Nasim Ali, J.
1. This rule is directed against an order of the Second Sadar Munsif, Mymensingh, dated 6th May 1936, in rent Suit No. 34 of 1936 now pending before him. The petitioner is the plaintiff in that suit. He applied to the learned Munsif under Section 148 (h), Ben. Ten. Act, to serve on defendant 1 the elder brother of minor defendant 6, a notice informing him that he will be treated as the guardian of the minor defendant in respect of the suit. That prayer was allowed and the notice was served. He, however, did not appear and object to his being treated as guardian for the suit within the time prescribed by that section. On 21st April 1936, the learned Munsif directed the petitioner to deposit requisite fees for the appointment of a Court guardian. The petitioner thereafter prayed for reconsideration of that order on the ground that defendant 1 who was the natural guardian of defendant 6 did not object to his being appointed guardian and consequently must be deemed to be the duly appointed guardian of the minor defendant under the provisions of Section 148 (h), Ben. Ten. Act. The learned Munsif however rejected his prayer on 6th May 1936, on the ground that defendant 1 was not the 'natural guardian of the minor' within the meaning of Section 148 (h) of the Act. The petitioner thereupon obtained this rule.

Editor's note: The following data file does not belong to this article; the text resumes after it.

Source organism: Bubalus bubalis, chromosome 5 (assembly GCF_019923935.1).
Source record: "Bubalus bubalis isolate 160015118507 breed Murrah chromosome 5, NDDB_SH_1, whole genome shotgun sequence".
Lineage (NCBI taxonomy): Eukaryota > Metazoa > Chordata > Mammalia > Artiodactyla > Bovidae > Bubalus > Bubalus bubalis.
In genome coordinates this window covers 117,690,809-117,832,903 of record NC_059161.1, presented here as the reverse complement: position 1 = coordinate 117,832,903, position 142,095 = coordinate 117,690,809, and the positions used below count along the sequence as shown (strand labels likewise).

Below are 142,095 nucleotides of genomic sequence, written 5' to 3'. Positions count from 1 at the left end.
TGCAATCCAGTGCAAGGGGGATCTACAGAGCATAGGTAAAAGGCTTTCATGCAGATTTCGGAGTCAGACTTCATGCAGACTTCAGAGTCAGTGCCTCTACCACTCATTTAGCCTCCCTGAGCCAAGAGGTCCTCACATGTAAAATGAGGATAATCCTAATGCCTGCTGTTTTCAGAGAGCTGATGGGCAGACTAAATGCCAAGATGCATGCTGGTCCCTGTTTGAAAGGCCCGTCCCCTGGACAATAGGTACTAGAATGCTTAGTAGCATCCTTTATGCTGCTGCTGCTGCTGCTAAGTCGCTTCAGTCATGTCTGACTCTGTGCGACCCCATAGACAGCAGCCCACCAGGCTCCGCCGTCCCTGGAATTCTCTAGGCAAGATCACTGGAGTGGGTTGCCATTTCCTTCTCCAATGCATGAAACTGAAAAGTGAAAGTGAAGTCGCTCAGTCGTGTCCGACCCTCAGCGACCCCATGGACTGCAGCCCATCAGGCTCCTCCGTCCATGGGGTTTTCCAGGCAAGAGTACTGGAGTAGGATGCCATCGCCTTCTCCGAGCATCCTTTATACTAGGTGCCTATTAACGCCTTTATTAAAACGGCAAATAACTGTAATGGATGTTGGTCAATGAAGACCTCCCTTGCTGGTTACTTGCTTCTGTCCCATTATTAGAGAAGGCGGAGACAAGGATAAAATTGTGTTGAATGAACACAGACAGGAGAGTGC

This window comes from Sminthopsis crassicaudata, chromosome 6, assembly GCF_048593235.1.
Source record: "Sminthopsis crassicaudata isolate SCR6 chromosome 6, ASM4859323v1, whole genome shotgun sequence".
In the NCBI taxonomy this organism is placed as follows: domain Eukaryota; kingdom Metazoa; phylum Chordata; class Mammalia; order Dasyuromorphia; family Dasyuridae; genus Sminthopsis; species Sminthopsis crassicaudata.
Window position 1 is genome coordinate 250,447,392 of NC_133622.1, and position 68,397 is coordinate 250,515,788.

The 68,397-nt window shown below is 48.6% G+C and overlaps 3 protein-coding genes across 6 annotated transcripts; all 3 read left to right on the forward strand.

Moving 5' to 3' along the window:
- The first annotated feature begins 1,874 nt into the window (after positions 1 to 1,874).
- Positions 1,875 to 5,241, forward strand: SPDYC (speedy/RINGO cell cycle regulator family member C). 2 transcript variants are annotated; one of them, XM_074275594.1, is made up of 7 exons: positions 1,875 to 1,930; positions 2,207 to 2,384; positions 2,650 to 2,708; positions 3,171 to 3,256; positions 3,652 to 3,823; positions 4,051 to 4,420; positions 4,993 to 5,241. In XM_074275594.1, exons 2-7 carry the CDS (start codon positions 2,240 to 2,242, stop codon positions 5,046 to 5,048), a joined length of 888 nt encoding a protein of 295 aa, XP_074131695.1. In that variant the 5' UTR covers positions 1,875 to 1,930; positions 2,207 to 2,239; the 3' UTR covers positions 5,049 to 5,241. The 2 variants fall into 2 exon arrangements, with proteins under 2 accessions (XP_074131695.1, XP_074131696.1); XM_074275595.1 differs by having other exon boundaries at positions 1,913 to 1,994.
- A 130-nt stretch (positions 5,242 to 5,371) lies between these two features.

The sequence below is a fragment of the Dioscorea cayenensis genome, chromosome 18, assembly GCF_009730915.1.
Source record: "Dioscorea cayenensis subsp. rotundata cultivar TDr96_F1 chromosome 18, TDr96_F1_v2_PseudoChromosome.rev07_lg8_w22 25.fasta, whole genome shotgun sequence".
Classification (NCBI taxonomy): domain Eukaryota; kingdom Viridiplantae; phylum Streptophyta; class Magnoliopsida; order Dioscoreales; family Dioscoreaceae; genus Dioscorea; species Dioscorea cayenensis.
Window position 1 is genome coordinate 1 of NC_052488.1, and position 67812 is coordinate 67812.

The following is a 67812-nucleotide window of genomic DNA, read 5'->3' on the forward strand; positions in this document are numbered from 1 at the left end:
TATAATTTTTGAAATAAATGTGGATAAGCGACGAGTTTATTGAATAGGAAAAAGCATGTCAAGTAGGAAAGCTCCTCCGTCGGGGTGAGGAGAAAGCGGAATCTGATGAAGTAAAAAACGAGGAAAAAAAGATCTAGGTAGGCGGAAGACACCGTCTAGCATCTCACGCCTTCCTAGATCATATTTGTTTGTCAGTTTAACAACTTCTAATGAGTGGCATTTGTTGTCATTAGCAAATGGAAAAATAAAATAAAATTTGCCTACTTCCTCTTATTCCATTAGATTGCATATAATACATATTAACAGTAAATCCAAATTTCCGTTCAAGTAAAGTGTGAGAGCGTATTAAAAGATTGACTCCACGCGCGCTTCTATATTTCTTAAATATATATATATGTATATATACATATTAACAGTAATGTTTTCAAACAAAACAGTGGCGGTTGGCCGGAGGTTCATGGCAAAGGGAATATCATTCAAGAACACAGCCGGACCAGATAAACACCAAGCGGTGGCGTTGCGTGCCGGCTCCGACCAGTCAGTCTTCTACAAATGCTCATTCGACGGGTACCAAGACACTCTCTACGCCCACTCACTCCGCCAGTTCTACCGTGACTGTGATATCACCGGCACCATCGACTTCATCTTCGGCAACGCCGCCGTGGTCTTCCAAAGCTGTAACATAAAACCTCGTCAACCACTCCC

2. The expression 'natural guardian' has not been defined in the Bengal Tenancy Act or in the Civil Procedure Code. The word 'guardian' standing alone generally means guardian of the person. 'Guarthan of an infant means guardian of the person' per Jessel M.R. in Remington v. Holby (1880) 14 Ch D 630 at p. 632. A 'natural guardian' therefore is a natural guardian of the person of the infant. A person is a natural guardian when he is neither the testamentary guardian nor a guardian appointed. The mere fact that an infant is in the care of a person does not make that person the natural guardian of the person of the infant. The section contemplates guardians who are entitled to the custody of the infant under the personal law by which the infant is governed, in the absence of a testamentary guardian or a guardian appointed. It is not disputed that defendant 1 is now entitled to the custody of defendant 6 under the Muslim law. He did not appear and object to be appointed guardian of defendant 6 for the suit. He must therefore be deemed to be the duly appointed guardian of defendant 6 for the purposes of the rent suit. The learned Munsif was therefore wrong in directing the petitioner to deposit fees for the appointment of a Court guardian.
3. The result therefore is that this rule is made absolute. The orders of the Munsif directing the petitioner to deposit fees for the appointment of a Court guardian are set aside. Defendant 1 must be deemed to be the duly appointed guardian of defendant 6 for the purposes of the suit. There will be no order for costs in the rule.